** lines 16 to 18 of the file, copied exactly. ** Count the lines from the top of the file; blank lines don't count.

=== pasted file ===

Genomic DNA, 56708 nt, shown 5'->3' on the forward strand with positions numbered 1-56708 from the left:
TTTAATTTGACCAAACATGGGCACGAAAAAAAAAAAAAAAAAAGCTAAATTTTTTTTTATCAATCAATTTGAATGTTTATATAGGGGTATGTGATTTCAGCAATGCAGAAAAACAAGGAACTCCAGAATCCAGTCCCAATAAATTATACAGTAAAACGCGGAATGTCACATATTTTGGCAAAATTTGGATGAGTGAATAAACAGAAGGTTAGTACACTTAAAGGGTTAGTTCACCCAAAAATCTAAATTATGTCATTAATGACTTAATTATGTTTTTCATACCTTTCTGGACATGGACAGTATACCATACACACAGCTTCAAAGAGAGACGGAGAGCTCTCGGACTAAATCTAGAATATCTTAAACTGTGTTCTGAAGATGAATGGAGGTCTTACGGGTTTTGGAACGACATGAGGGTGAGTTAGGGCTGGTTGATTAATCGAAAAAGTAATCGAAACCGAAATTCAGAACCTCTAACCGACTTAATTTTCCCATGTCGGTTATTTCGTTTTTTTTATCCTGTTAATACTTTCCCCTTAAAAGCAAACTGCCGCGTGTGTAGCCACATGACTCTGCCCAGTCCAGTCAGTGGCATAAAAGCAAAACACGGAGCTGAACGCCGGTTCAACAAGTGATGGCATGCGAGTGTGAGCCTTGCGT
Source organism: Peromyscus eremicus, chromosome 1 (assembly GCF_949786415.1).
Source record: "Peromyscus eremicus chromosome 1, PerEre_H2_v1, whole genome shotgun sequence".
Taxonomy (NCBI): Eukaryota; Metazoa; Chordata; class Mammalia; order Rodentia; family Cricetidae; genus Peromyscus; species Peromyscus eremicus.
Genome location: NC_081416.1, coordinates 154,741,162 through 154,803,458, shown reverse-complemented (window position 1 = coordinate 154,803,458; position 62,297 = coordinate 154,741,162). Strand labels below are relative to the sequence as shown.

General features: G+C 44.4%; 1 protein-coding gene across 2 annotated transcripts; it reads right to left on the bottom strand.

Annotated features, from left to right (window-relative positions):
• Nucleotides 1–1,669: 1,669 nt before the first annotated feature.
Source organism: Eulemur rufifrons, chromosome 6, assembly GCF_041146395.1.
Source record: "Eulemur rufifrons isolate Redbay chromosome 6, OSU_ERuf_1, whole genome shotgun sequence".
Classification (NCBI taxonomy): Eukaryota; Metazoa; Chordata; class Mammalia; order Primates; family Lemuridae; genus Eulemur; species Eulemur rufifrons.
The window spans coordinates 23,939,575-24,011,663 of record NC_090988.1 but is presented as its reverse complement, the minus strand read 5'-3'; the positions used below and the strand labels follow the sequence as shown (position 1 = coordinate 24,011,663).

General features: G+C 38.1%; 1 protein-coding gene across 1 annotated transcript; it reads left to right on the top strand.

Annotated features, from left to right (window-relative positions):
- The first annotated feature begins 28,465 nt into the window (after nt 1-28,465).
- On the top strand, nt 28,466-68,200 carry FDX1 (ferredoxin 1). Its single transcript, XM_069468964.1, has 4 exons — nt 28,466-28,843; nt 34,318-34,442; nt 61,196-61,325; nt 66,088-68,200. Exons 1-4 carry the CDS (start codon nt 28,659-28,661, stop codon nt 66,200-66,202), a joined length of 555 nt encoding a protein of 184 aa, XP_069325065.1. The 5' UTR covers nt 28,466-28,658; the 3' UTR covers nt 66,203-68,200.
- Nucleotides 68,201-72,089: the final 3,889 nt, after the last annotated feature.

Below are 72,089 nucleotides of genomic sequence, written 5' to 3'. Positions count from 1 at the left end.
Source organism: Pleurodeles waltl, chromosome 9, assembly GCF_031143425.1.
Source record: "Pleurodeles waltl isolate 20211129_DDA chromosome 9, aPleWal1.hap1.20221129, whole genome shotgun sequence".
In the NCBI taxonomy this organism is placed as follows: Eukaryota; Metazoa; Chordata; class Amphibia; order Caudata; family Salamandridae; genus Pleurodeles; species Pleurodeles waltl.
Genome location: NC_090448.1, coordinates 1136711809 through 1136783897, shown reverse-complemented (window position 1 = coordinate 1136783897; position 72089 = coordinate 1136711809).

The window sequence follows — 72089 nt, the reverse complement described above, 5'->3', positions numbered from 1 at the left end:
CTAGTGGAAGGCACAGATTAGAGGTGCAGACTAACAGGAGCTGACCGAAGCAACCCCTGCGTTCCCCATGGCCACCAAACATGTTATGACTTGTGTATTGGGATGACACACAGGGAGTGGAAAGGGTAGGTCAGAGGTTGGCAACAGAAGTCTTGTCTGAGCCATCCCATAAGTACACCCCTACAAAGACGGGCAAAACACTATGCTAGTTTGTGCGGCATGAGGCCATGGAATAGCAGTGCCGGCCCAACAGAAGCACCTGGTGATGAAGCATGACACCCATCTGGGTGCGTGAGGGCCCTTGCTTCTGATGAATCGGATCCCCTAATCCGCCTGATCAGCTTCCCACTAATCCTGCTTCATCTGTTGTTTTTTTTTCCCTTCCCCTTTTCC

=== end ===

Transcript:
- The first annotated feature begins 28,465 nt into the window (after nt 1-28,465).
- On the top strand, nt 28,466-68,200 carry FDX1 (ferredoxin 1). Its single transcript, XM_069468964.1, has 4 exons — nt 28,466-28,843; nt 34,318-34,442; nt 61,196-61,325; nt 66,088-68,200. Exons 1-4 carry the CDS (start codon nt 28,659-28,661, stop codon nt 66,200-66,202), a joined length of 555 nt encoding a protein of 184 aa, XP_069325065.1. The 5' UTR covers nt 28,466-28,658; the 3' UTR covers nt 66,203-68,200.
- Nucleotides 68,201-72,089: the final 3,889 nt, after the last annotated feature.